Institute of Buddhist Studies
2140 Durant Avenue
Berkeley, CA 94704-1589
Tel: (510) 809-1444

Also, anyone can directly contact the Buddhist Churches of America National Headquarters:

Consider chaplaincy!

Namu Amida Butsu

Saturday, March 6, 2010

Forward to Afghanistan!

There will be few regular posts from me in this year since I am scheduled to deploy to Afghanistan shortly. I hope to be able to post at least several times, but I am not sure about connectivity to the Internet there (if there is any!) especially on blogging Web sites. I am looking forward to the experience and to providing Buddhist ministry to our servicemembers there (I have already had prior requests for materials from other units there). Afghanistan has had an ancient history of Buddhists traveling along the Silk Road, when it known as Bactria and Sogdia, and of course the famed statues of Bamiyan were once there. It should be quite an experience to be in a place that has had such an ancient history of Buddhism. Anyway, keep checking back here, in case I am able to post something!

Namu Amida Butsu

Monday, March 1, 2010

For Buddhist Servicemembers in the Scott AFB/Ft. Leonard Wood Areas

Mr. Scott Xian-Liao has offered to facilitate for lay services/discussion groups in your vicinity. His tradition is Mahayana (Ch'an). He may be reached at:

Sunday, February 14, 2010

Happy New Year!

Today is first year of the Lunar new year, which is celebrated by many Buddhists (and others!) worldwide. This year's Chinese zodiac animal is the tiger. May we all be possessed of courage and bravery as we encounter this challenges of the New Year, whether in life or on the battlefield.

Namo Amida Butsu

Saturday, January 16, 2010

Married to the Military!

Part of a military chaplain's ministry is with the spouses of servicemembers. In the Sea Services chaplains work with Navy ombudsmen and Family Readiness Assistants (who are often spouses) and a large part of our counseling work involves marital issues. Military marriages are occasionally synonyms for hardship, long separations, and fear and anxiety over whether their loved one is safe, or even worries about where they are. Many servicemembers marry very young, and some have unrealistic expectations. On the dark side, there are instances of abuse, including cases in which it is the husband who is the victim. Divorce rates in the military can be high, almost passing the national average, if it hasn't already. The chaplains are often on the "front line" with working with and helping couples, and this has become a major feature of chaplaincy work. If you plan on becoming a chaplain, get familiar with marital counseling! You'll be doing a lot of it!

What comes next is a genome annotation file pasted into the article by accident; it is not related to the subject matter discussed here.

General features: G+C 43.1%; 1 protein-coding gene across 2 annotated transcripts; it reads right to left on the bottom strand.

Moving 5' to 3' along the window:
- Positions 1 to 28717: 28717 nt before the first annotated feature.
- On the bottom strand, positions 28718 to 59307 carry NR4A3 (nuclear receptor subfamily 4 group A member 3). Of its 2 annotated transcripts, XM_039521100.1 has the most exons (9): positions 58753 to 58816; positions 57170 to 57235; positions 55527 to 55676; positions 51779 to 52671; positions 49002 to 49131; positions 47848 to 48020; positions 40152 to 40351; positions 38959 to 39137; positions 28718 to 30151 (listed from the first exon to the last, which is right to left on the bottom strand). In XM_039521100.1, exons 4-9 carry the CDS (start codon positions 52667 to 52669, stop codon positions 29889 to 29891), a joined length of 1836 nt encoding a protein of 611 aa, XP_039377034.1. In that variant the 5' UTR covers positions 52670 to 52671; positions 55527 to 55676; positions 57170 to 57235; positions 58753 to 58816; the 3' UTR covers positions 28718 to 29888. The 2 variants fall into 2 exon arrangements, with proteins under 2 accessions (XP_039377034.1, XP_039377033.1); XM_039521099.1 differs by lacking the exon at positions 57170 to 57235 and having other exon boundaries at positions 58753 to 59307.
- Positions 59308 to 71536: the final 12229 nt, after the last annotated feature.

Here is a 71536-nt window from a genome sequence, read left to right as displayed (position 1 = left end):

However, long and happy marriages are possible in the military! I don't think there is any special "secret" to keeping a marriage intact; it's very much up to the individuals involved. I would like to offer one perspective on military marriages: since the end of World War II many American servicemembers stationed in Asia have brought home wives from those countries and, more recently, husbands! A percentage of these spouses are Buddhists, and their experience is a part of the landscape of Buddhism in the United States. I don't believe this is a subject that has been studied much (anyone in need of a dissertation topic?), but it is a fascinating one. How do multi-racial, multi-religious marriages survive, especially when it is linked to a difficult environment like the military?

Mrs. Connie (To Hing) Miller is one of these military spouses. She was born in Vietnam, as an ethnic Chinese, and married her husband, a U.S. Navy Chief Petty Officer, in 1971, so she is set to celebrate her 40th wedding anniversary. Her husband retired in 1978 after 23 years' honorable service in the Navy, and he worked at Sony Corporation for 20 years afterwards. Both are retired, with 3 adult children and 2 young grandchildren, whom she babysits occasionally. I came to know her as she spends her weekends volunteering at the Buddha's Light Bookstore, located next to the Hsi Fang Buddhist Temple in San Diego, and I engage in an inordinate amount of book-buying there. Hsi Fang is affiliated with the Fo Guang Shan (Buddha's Light Mountain) Order of Buddhism, also known as Humanistic Buddhism. Mrs. Miller is a devout lay member of this temple. She agreed to a short interview due to our joint interest in supporting military families (I apologize in advance for my poor transcription abilities)! I hope the Q&A below will act as a window into this world, and that others will follow in understanding the life of a military spouse, and being an ordinary Buddhist.

Q: Were you raised Buddhist?
A: Yes, when I was small I went with my parents to the temple. My parents were Buddhist. I did not know anything then, we only pray and then leave.

Q: How do you practice Buddhism now?
A: Fo Guang Shan is like a home to me (Mrs. Miller became a Fo Guang Shan member after moving to America in the 1970s). I understand religion better. I learned how to sit down and chant the sutras. I follow the teachings of Ven. Master Hsing Yun. Religion [ultimately] doesn't matter, it is harmony that is important, getting along. The family is very important. I follow the "Three Good Things" Ven. Master Hsing Yun teaches: One, your talk should be good, Two, you should do good things, Three, you should have a good heart.